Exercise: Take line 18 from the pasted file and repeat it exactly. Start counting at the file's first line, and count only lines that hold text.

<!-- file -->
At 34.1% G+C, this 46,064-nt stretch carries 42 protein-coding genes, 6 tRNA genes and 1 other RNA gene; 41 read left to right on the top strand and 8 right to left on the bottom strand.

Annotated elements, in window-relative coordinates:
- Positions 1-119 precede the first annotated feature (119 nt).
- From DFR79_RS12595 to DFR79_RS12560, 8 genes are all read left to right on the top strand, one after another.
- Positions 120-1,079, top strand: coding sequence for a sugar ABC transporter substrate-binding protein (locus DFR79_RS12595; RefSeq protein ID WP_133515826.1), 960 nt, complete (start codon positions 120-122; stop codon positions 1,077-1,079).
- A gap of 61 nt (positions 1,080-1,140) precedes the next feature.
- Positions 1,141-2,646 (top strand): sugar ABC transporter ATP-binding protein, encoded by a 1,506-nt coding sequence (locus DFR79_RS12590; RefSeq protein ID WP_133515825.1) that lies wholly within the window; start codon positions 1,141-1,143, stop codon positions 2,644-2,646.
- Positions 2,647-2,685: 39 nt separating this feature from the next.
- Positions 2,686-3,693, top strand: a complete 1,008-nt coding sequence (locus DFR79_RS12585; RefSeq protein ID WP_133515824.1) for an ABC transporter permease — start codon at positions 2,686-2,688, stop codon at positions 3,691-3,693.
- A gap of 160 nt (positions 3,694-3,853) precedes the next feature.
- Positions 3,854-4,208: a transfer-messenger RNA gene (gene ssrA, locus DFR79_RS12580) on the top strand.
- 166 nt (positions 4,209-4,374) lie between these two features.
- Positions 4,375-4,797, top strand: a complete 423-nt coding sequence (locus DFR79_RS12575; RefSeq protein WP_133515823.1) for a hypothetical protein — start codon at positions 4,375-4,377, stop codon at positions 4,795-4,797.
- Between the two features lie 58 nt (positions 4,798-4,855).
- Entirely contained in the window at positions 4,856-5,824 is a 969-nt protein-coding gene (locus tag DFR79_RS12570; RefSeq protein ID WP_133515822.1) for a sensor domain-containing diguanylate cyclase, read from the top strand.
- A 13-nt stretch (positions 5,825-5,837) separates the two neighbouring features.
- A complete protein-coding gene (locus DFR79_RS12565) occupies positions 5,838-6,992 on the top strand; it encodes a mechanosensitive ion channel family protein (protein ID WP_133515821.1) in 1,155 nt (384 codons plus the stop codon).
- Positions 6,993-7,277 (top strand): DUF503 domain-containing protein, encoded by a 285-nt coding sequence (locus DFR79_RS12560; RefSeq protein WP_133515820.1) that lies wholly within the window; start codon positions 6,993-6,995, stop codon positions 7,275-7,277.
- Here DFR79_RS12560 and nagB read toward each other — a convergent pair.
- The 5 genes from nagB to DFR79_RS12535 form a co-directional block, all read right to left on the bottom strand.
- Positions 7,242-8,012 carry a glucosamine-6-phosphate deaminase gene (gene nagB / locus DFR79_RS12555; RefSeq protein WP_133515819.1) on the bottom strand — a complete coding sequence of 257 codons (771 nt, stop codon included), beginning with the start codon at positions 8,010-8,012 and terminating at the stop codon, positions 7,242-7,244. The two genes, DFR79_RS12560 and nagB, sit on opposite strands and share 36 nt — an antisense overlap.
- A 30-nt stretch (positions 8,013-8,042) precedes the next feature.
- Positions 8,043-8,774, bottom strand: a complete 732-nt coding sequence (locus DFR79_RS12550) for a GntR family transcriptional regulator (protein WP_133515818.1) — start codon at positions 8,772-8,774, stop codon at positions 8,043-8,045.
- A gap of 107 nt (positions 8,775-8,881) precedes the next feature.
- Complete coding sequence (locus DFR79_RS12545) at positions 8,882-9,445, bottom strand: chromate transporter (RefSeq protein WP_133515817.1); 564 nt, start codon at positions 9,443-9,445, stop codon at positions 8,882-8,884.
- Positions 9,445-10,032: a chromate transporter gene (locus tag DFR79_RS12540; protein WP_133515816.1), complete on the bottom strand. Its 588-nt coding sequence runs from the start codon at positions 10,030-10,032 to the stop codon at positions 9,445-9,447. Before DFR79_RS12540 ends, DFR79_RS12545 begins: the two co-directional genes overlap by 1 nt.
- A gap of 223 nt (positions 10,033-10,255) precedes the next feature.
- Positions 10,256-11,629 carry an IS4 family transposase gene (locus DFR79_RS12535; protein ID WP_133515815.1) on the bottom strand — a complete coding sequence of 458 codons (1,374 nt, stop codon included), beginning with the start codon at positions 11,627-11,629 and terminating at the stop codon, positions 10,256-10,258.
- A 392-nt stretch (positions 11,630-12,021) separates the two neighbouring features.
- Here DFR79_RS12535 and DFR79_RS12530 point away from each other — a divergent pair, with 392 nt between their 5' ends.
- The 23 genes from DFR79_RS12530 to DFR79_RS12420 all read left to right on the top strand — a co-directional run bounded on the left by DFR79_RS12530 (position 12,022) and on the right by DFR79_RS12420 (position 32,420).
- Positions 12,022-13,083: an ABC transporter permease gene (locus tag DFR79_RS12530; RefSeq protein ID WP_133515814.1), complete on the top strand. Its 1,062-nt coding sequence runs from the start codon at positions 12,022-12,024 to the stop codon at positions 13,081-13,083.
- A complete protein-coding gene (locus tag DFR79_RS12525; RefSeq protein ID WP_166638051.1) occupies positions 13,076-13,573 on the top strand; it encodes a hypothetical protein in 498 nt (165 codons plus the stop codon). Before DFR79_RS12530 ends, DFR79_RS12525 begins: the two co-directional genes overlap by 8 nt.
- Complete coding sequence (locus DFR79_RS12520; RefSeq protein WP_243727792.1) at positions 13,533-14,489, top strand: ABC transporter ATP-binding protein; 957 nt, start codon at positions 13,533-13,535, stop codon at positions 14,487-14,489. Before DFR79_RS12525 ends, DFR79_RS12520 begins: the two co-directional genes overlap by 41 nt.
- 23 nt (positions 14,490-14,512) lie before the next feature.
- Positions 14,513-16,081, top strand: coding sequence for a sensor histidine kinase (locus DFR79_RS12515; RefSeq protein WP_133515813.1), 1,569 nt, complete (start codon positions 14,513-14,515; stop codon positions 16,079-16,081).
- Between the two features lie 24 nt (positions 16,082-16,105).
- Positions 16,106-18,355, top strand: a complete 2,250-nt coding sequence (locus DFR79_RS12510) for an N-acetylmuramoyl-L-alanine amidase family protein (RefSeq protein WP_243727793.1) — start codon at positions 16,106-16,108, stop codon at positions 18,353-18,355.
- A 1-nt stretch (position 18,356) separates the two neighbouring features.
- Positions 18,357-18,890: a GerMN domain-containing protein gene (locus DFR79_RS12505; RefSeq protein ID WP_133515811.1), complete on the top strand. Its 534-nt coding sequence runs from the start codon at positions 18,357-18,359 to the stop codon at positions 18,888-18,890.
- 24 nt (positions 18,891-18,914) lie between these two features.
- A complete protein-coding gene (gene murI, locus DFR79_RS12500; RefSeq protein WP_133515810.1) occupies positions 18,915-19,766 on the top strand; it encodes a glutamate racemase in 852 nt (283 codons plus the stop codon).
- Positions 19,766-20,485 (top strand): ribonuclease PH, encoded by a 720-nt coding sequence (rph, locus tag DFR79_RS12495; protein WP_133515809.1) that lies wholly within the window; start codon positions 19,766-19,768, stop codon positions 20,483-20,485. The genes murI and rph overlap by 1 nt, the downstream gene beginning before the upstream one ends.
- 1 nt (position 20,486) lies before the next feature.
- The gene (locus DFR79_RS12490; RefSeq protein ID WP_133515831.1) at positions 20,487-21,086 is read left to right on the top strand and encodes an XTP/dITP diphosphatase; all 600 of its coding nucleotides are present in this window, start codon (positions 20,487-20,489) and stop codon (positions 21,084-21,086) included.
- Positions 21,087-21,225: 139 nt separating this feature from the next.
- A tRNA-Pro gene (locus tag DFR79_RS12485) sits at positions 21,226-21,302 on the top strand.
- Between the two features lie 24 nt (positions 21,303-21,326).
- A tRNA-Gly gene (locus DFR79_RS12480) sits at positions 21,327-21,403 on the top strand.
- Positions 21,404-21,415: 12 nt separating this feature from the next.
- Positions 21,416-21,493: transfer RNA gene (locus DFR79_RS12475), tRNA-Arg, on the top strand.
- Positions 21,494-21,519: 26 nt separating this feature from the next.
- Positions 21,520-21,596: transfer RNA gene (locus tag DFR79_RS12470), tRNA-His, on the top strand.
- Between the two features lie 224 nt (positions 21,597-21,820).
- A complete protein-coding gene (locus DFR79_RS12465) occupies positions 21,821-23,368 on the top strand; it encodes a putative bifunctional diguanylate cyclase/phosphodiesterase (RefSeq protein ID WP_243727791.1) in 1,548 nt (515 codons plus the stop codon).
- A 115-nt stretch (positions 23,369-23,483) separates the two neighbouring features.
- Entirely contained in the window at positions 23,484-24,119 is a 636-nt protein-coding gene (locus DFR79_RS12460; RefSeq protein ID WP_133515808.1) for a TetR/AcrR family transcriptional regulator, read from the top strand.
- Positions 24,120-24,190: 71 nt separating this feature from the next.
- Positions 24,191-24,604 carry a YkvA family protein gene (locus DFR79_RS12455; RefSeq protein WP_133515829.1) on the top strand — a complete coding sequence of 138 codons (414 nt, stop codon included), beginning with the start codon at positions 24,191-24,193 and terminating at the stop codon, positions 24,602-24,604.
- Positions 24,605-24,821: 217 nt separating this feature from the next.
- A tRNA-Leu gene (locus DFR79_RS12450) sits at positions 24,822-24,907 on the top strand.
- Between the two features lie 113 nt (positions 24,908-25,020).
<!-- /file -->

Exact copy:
- Positions 6,993-7,277 (top strand): DUF503 domain-containing protein, encoded by a 285-nt coding sequence (locus DFR79_RS12560; RefSeq protein WP_133515820.1) that lies wholly within the window; start codon positions 6,993-6,995, stop codon positions 7,275-7,277.